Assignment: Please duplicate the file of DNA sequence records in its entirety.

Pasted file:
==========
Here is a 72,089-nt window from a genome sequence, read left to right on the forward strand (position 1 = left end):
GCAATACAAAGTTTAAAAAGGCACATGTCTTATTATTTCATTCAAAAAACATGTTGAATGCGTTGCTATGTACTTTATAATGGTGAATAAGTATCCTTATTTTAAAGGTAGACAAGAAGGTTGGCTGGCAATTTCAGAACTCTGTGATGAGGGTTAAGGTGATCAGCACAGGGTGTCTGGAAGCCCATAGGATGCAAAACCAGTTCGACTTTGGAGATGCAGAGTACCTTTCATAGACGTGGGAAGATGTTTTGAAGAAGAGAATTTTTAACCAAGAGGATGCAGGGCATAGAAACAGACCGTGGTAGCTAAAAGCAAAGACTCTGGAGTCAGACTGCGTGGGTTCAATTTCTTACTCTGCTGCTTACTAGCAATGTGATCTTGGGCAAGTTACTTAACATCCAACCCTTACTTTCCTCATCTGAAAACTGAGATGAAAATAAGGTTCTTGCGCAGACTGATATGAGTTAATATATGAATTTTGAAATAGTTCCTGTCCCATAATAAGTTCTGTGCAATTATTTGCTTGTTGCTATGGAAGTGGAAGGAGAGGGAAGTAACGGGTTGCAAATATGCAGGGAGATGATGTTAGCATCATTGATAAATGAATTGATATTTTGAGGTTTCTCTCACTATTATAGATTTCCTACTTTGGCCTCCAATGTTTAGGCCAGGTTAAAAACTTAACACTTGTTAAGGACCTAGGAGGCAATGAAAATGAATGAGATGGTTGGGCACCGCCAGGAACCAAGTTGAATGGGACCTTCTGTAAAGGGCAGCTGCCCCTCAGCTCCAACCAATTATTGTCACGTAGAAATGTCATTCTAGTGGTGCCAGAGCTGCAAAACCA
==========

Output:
Here is a 72,089-nt window from a genome sequence, read left to right on the forward strand (position 1 = left end):
GCAATACAAAGTTTAAAAAGGCACATGTCTTATTATTTCATTCAAAAAACATGTTGAATGCGTTGCTATGTACTTTATAATGGTGAATAAGTATCCTTATTTTAAAGGTAGACAAGAAGGTTGGCTGGCAATTTCAGAACTCTGTGATGAGGGTTAAGGTGATCAGCACAGGGTGTCTGGAAGCCCATAGGATGCAAAACCAGTTCGACTTTGGAGATGCAGAGTACCTTTCATAGACGTGGGAAGATGTTTTGAAGAAGAGAATTTTTAACCAAGAGGATGCAGGGCATAGAAACAGACCGTGGTAGCTAAAAGCAAAGACTCTGGAGTCAGACTGCGTGGGTTCAATTTCTTACTCTGCTGCTTACTAGCAATGTGATCTTGGGCAAGTTACTTAACATCCAACCCTTACTTTCCTCATCTGAAAACTGAGATGAAAATAAGGTTCTTGCGCAGACTGATATGAGTTAATATATGAATTTTGAAATAGTTCCTGTCCCATAATAAGTTCTGTGCAATTATTTGCTTGTTGCTATGGAAGTGGAAGGAGAGGGAAGTAACGGGTTGCAAATATGCAGGGAGATGATGTTAGCATCATTGATAAATGAATTGATATTTTGAGGTTTCTCTCACTATTATAGATTTCCTACTTTGGCCTCCAATGTTTAGGCCAGGTTAAAAACTTAACACTTGTTAAGGACCTAGGAGGCAATGAAAATGAATGAGATGGTTGGGCACCGCCAGGAACCAAGTTGAATGGGACCTTCTGTAAAGGGCAGCTGCCCCTCAGCTCCAACCAATTATTGTCACGTAGAAATGTCATTCTAGTGGTGCCAGAGCTGCAAAACCA